In a different kind of listening altogether, Conservatory humanities scholars develop ways to listen across thresholds of cultural difference and political power. Andrew Kahrl, an historian of U.S. coasts with important work on how black beaches became white wealth in the coastal south, undertakes comparative investigation of 20th century housing developments on the Eastern Shore Kahrl’s project describes a form of “coastal capitalism” that commodifies shoreline habitats while also diminishing their ecological functions. Charlotte Rogers, a scholar of Caribbean literatures, is pursuing a book project comparing aesthetic responses to historical experiences of hurricane disaster. As she came to appreciate the role of the arts in responding to hurricanes, Rogers created an event, Coasts in Crisis, to convene artists from sites of three recent catastrophic hurricanes and hold a public conversation about how their work emerged from experiences of environmental disaster and what it means for understanding resilience.
A key practice of the Conservatory is listening to experiences of coastal change in other vulnerable regions. Our first public research presentation was opened by the Maori music ensemble, WAI. Our academic research presentations, all focused on the Virginia coast, were thus framed by listening to Aotearoa’s coast – a connection that will continue to grow. Meanwhile, we are developing a partnership with the Beaufort Lagoon Ecosystem LTER, on the northern Alaskan coast. Last year Burtner accompanied research scientists onto the ice, creating cryosphere music from their research site, while two of their scientists along with a number of Arctic Youth Ambassadors recently came to our Coastal Futures Festival – five days of exhibits, lectures, workshops, field trips, and music that opened with Coasts in Crisis.
As the Coastal Futures Conservatory joins the North American Observatory, one of eight global Humanities for the Environment (HfE) Observatories network we retaining the located, collaborative, and transdisciplinary focus afforded by the observatory model, but slightly reorient its model. Our variation pivots from an ocular to aural model of knowing and collaborating. Listening is a form of inquiry that can immerse hearers in living environments and connect people across boundaries. It also opens normative possibilities for responding to rapid environmental change. It is a precondition to ethics, in that responding to something requires first having attended to it; yet listening also enacts an ethos in itself. The exercise of listening – to an oyster reef or to data or in a concert — situates participants in relations of ethical significance. Combining those forms of listening in order to attend to the living, dying, changing shore, the coast may come to startling presence in our imaginations. Along the warming, submerging Atlantic coast, experiments in making and contesting knowledge of coastal change may in turn stimulate public imaginations of shared coastal life.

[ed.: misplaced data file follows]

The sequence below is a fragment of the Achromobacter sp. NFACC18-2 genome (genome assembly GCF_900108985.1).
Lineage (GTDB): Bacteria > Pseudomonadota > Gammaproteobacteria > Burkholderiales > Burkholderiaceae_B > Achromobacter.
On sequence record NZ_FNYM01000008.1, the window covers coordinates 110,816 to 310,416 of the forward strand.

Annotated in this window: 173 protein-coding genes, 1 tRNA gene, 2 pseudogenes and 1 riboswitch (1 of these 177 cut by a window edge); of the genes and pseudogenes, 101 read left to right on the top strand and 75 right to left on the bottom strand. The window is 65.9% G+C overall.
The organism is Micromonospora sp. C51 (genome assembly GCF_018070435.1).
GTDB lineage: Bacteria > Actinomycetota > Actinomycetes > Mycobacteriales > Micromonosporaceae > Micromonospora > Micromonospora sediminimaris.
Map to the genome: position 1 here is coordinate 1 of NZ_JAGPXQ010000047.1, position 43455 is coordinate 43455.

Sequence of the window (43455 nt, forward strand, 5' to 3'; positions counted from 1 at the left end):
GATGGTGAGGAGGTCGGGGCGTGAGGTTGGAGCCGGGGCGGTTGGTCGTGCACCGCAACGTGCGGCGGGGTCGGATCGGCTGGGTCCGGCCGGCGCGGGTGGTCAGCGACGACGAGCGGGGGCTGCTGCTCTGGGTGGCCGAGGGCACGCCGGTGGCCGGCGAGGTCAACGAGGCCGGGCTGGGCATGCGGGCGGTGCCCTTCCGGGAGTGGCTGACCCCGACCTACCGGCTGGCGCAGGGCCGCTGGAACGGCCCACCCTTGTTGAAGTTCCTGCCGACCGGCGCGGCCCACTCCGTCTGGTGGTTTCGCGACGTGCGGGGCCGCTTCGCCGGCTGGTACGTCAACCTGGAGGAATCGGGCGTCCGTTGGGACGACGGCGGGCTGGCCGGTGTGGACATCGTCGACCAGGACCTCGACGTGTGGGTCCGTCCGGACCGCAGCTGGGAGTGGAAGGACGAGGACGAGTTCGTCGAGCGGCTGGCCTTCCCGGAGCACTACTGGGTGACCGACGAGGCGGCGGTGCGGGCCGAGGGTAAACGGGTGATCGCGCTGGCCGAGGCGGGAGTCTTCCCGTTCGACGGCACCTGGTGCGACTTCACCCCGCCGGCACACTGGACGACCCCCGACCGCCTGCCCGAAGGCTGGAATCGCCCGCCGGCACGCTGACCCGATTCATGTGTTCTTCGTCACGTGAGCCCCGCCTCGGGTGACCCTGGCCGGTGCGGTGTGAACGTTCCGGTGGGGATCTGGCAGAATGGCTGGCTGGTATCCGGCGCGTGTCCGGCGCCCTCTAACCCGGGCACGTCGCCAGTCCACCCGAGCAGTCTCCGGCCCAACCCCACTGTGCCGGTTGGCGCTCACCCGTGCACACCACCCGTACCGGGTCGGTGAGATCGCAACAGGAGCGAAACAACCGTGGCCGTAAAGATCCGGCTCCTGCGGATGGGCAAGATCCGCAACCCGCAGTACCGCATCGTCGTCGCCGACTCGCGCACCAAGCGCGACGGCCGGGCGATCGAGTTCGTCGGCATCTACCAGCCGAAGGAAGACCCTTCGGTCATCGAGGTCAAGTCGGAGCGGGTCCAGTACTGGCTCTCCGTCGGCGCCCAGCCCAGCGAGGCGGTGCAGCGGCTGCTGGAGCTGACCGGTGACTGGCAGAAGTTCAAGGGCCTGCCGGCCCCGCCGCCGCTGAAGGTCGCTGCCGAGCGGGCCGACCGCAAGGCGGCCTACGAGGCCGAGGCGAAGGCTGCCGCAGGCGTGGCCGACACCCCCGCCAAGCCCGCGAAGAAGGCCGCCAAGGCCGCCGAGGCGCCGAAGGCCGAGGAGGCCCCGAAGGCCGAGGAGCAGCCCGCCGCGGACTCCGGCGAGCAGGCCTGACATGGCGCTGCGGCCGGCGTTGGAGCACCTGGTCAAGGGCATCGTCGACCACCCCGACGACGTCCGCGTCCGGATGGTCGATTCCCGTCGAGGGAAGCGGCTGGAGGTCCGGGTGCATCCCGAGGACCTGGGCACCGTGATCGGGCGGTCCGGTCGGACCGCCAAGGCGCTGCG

Humanities for the Environment (HfE) is a global Observatory network of researchers and projects seeking to answer questions about the role of the humanities in a time in which human activity is significantly reshaping the geological future of the planet. HfE seeks not only enrich our understanding of the human past but also help us understand, engage with, and address global environmental challenges. Rather than defining a single research agenda adequate to these inquiries, HfE has established eight research ‘observatories’ in Africa, Asia, Australia, Circumpolar North, Europe, Latin America, and North America.
Willis Jenkins is Professor of Religion, Ethics, & Environment at the University of Virginia, where he co-directs three transdisciplinary environnmental humanities labs, including the Coastal Futures Conservatory.